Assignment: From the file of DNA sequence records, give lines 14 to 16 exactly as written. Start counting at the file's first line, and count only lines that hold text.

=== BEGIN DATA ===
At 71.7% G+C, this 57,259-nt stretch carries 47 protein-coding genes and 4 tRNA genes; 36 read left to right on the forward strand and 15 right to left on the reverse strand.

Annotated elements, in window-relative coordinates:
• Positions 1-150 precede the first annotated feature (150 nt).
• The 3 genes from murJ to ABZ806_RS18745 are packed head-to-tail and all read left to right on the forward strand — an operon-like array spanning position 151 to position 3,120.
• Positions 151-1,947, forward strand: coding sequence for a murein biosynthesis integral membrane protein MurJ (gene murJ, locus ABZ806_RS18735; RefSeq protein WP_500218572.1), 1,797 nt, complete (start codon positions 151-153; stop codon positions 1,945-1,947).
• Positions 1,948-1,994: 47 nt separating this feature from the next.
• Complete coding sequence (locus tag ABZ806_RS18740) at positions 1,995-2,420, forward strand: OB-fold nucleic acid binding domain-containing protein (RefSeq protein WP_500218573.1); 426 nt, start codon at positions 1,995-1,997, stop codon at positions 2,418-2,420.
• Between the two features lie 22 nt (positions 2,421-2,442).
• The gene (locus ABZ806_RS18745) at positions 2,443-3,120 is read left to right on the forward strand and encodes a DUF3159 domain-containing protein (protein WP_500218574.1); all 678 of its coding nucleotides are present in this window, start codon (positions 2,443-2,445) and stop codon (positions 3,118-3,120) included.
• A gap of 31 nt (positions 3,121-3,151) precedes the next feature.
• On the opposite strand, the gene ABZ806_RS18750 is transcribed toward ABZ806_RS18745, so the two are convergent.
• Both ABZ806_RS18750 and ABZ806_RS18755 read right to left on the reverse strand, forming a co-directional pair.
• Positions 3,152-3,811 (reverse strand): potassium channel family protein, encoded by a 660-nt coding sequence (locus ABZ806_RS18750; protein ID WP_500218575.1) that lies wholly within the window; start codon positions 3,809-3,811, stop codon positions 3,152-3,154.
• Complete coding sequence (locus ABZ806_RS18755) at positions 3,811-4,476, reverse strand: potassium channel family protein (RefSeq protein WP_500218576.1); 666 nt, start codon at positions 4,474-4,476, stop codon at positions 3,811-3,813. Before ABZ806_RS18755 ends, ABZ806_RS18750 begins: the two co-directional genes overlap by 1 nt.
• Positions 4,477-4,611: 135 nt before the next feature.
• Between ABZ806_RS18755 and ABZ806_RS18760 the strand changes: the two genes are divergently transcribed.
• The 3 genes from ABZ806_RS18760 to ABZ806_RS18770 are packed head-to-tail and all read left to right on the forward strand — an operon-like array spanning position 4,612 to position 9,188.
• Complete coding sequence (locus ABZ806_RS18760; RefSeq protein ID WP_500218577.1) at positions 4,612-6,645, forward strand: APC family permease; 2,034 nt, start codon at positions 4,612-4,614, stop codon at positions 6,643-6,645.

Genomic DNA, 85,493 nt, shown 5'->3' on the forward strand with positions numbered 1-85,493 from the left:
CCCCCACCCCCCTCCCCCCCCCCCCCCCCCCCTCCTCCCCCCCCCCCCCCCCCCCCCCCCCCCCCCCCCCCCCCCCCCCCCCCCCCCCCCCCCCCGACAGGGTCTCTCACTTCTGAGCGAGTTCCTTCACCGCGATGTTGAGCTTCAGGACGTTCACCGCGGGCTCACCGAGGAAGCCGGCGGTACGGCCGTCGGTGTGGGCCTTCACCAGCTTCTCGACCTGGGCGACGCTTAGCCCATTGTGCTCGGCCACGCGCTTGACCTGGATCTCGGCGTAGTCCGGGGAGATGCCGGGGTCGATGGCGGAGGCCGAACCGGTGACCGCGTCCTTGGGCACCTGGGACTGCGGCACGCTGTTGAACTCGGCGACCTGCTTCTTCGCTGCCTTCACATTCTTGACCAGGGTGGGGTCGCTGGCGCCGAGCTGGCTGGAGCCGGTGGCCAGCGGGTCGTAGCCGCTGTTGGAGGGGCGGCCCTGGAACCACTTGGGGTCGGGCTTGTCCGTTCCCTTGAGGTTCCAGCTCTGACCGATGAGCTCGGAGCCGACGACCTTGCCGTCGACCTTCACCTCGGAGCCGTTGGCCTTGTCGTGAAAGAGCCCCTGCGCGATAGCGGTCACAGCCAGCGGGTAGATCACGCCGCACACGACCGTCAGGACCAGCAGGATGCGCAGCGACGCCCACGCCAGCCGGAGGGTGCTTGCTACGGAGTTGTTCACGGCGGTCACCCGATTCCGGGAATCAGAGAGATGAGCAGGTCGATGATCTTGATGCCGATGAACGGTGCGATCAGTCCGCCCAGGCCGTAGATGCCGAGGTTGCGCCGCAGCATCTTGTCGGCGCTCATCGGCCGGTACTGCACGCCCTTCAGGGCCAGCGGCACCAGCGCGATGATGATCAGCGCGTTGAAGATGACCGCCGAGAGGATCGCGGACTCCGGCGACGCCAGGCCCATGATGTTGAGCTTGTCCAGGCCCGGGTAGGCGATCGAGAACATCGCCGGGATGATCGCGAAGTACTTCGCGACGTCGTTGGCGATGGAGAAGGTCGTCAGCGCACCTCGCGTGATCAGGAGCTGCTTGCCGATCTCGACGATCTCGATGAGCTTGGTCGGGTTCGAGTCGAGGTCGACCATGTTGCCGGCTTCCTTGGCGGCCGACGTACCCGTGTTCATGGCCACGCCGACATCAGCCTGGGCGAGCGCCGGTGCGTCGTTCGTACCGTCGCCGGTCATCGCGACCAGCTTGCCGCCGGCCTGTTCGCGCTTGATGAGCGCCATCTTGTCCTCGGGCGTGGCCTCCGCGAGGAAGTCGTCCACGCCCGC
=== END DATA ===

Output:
• Complete coding sequence (locus ABZ806_RS18755) at positions 3,811-4,476, reverse strand: potassium channel family protein (RefSeq protein WP_500218576.1); 666 nt, start codon at positions 4,474-4,476, stop codon at positions 3,811-3,813. Before ABZ806_RS18755 ends, ABZ806_RS18750 begins: the two co-directional genes overlap by 1 nt.
• Positions 4,477-4,611: 135 nt before the next feature.
• Between ABZ806_RS18755 and ABZ806_RS18760 the strand changes: the two genes are divergently transcribed.